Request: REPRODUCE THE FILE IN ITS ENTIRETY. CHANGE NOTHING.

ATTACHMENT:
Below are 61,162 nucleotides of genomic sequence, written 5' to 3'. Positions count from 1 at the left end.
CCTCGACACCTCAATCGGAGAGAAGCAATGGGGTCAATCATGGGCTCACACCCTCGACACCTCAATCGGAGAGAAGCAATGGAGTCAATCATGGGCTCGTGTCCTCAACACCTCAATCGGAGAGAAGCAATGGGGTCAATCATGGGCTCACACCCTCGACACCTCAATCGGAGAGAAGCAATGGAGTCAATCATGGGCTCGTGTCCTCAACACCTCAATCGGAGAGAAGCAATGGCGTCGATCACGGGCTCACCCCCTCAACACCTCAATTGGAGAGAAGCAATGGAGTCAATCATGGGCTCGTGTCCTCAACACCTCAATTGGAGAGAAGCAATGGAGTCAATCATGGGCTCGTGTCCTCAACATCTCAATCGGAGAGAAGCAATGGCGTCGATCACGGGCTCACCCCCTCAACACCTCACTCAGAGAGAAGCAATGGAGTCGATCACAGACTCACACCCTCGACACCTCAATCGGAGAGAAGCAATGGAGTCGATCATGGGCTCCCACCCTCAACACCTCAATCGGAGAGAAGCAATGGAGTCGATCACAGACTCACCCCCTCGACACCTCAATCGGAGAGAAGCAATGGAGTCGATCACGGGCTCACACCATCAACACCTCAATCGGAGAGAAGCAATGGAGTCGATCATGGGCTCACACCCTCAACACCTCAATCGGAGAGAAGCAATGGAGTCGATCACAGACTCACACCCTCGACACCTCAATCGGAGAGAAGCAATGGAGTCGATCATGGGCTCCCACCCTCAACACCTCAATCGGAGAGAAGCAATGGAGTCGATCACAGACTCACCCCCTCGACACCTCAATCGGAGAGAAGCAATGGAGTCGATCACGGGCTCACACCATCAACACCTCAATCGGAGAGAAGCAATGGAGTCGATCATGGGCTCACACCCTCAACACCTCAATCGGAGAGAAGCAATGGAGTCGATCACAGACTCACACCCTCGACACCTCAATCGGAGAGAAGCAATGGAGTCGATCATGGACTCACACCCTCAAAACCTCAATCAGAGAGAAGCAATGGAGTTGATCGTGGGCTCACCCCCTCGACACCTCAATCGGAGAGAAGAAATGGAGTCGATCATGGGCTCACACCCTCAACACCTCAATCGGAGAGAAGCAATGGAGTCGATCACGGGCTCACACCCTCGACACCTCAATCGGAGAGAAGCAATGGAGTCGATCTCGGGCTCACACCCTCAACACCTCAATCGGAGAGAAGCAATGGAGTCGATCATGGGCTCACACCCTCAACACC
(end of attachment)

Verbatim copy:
Below are 61,162 nucleotides of genomic sequence, written 5' to 3'. Positions count from 1 at the left end.
CCTCGACACCTCAATCGGAGAGAAGCAATGGGGTCAATCATGGGCTCACACCCTCGACACCTCAATCGGAGAGAAGCAATGGAGTCAATCATGGGCTCGTGTCCTCAACACCTCAATCGGAGAGAAGCAATGGGGTCAATCATGGGCTCACACCCTCGACACCTCAATCGGAGAGAAGCAATGGAGTCAATCATGGGCTCGTGTCCTCAACACCTCAATCGGAGAGAAGCAATGGCGTCGATCACGGGCTCACCCCCTCAACACCTCAATTGGAGAGAAGCAATGGAGTCAATCATGGGCTCGTGTCCTCAACACCTCAATTGGAGAGAAGCAATGGAGTCAATCATGGGCTCGTGTCCTCAACATCTCAATCGGAGAGAAGCAATGGCGTCGATCACGGGCTCACCCCCTCAACACCTCACTCAGAGAGAAGCAATGGAGTCGATCACAGACTCACACCCTCGACACCTCAATCGGAGAGAAGCAATGGAGTCGATCATGGGCTCCCACCCTCAACACCTCAATCGGAGAGAAGCAATGGAGTCGATCACAGACTCACCCCCTCGACACCTCAATCGGAGAGAAGCAATGGAGTCGATCACGGGCTCACACCATCAACACCTCAATCGGAGAGAAGCAATGGAGTCGATCATGGGCTCACACCCTCAACACCTCAATCGGAGAGAAGCAATGGAGTCGATCACAGACTCACACCCTCGACACCTCAATCGGAGAGAAGCAATGGAGTCGATCATGGGCTCCCACCCTCAACACCTCAATCGGAGAGAAGCAATGGAGTCGATCACAGACTCACCCCCTCGACACCTCAATCGGAGAGAAGCAATGGAGTCGATCACGGGCTCACACCATCAACACCTCAATCGGAGAGAAGCAATGGAGTCGATCATGGGCTCACACCCTCAACACCTCAATCGGAGAGAAGCAATGGAGTCGATCACAGACTCACACCCTCGACACCTCAATCGGAGAGAAGCAATGGAGTCGATCATGGACTCACACCCTCAAAACCTCAATCAGAGAGAAGCAATGGAGTTGATCGTGGGCTCACCCCCTCGACACCTCAATCGGAGAGAAGAAATGGAGTCGATCATGGGCTCACACCCTCAACACCTCAATCGGAGAGAAGCAATGGAGTCGATCACGGGCTCACACCCTCGACACCTCAATCGGAGAGAAGCAATGGAGTCGATCTCGGGCTCACACCCTCAACACCTCAATCGGAGAGAAGCAATGGAGTCGATCATGGGCTCACACCCTCAACACC